Even in our jaded age, the picture retains remarkable erotic power. That power isn’t due just to the expanse of Mme. Gautreau’s white flesh (whose pallor she heightened with lavender-colored powder) nor to the way her cantilevered bustier threatens an imminent wardrobe malfunction. It more profoundly resides in the model’s sinuous yet muscular stance and in the ambiguity of her glance: Is she summoning a lover or sending him packing? For a Belle Époque audience, a lady’s demonstration of such sexual control was intolerably transgressive. Madame X—the sobriquet is itself suggestive—was the attention-getting “woman in the red dress” who happened to be wearing black.
In a tux or power suit, black telegraphs conformity to social norms. In a habit, chastity. But black is also the color of outlaws (bad guys, remember, wear black hats) and cultural and sexual renegades. It seems, though, that every generation has to rediscover black’s effectiveness at signaling disdain for the status quo. In the 1950s the black leather motorcycle jacket—as worn, for example, by Marlon Brando in The Wild One (1953)—made nice middle-class folk nervous. In Funny Face, young Jo Stockton (Audrey Hepburn) sartorially sneers at convention—and declares her allegiance to French philosophy—with black turtlenecks and other somber garb. Beatniks clad in black drank black coffee. The Black Panthers wore black, as did (and do) neo-Nazi skinheads, assorted other punks and S&M aficionados, gay and otherwise. Youthful anarchists pull black ski masks over their face before smashing storefronts; Goths accentuate the negative with kohl-rimmed eyes and black lipstick and nail polish. But none of these rebels holds a candle to “shock rocker” Marilyn Manson (né Brian Hugh Warner) when it comes to the deployment of black raiment and makeup to outrageous, gender-bending, sacrilegious, delinquent effect. Of course, it’s all just an act. Costume generally is.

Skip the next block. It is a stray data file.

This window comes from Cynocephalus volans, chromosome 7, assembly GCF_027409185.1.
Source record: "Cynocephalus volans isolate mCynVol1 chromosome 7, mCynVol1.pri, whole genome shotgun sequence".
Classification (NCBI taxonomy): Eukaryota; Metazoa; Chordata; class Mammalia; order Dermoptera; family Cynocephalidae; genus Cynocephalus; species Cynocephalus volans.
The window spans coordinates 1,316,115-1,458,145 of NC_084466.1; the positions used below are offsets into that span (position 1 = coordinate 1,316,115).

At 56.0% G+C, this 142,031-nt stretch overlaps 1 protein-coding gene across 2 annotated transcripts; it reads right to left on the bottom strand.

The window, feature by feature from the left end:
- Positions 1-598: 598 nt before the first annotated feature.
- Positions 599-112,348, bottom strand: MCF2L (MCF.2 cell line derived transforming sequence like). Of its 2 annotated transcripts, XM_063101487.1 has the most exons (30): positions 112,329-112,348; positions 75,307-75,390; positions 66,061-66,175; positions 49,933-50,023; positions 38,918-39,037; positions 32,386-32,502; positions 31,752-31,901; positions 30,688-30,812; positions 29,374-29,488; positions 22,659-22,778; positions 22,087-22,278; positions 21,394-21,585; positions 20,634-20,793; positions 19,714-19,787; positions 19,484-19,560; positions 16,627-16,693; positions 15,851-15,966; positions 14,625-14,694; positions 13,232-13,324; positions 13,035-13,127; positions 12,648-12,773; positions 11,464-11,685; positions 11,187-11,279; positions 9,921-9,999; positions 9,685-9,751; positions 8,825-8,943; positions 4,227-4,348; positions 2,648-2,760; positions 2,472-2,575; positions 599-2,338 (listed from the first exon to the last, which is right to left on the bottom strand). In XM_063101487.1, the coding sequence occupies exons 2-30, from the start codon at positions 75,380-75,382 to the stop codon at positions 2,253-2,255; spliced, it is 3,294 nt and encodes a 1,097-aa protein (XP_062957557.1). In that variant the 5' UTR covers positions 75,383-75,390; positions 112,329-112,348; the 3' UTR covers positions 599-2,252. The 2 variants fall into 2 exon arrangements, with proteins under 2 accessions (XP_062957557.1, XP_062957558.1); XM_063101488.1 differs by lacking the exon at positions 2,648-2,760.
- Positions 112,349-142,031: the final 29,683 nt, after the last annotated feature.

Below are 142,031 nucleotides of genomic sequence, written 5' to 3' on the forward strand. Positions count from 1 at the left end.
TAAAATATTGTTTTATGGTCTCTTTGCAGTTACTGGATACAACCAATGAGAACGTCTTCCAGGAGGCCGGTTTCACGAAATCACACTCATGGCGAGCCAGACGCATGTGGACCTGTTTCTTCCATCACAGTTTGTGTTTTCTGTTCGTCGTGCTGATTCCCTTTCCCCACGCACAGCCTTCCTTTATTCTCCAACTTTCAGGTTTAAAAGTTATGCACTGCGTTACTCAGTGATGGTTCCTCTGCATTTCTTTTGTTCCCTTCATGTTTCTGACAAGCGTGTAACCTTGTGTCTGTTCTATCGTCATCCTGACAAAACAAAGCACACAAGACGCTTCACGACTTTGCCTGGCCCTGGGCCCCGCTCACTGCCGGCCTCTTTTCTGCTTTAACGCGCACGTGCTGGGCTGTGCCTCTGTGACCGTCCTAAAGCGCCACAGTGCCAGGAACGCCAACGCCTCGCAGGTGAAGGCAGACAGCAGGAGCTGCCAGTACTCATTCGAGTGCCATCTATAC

Black is the color of grief, but it’s also the color of horror. They’re warp and woof of the same fabric. The melancholic Hamlet does not cast off his nighted color, as his mother urges, and by the end of the play the stage is littered with corpses.
Frankenstein’s creature, as portrayed by Boris Karloff in the 1931 James Whale film, looks monstrously dapper in his chunky black suit. Movie vampires from Bela Lugosi (Dracula in the 1931 film) to Tom Cruise (Lestat in Interview With the Vampire, 1994) to Robert Pattinson (Edward Cullen in the Twilight Saga films, 2008–2012) may loathe nightshade, but they love to don the shade of night.
So do characters in black comedies influenced by horror flicks. Morticia Addams (Carolyn Jones in the 1960s Addams Family TV series; Anjelica Houston in the 1990s films) is ravishing in black; daughter Wednesday (Lisa Loring on TV; Christina Ricci in the films) is primly deadpan. When a schoolmate asks Wednesday, “Why are you dressed like somebody died?” she dryly responds, “Wait.”
Horror and ghoulish comedy are combined, of course, in the black-clad shtick of Marilyn Manson, whose stage persona is both scary and, well, kind of daffy.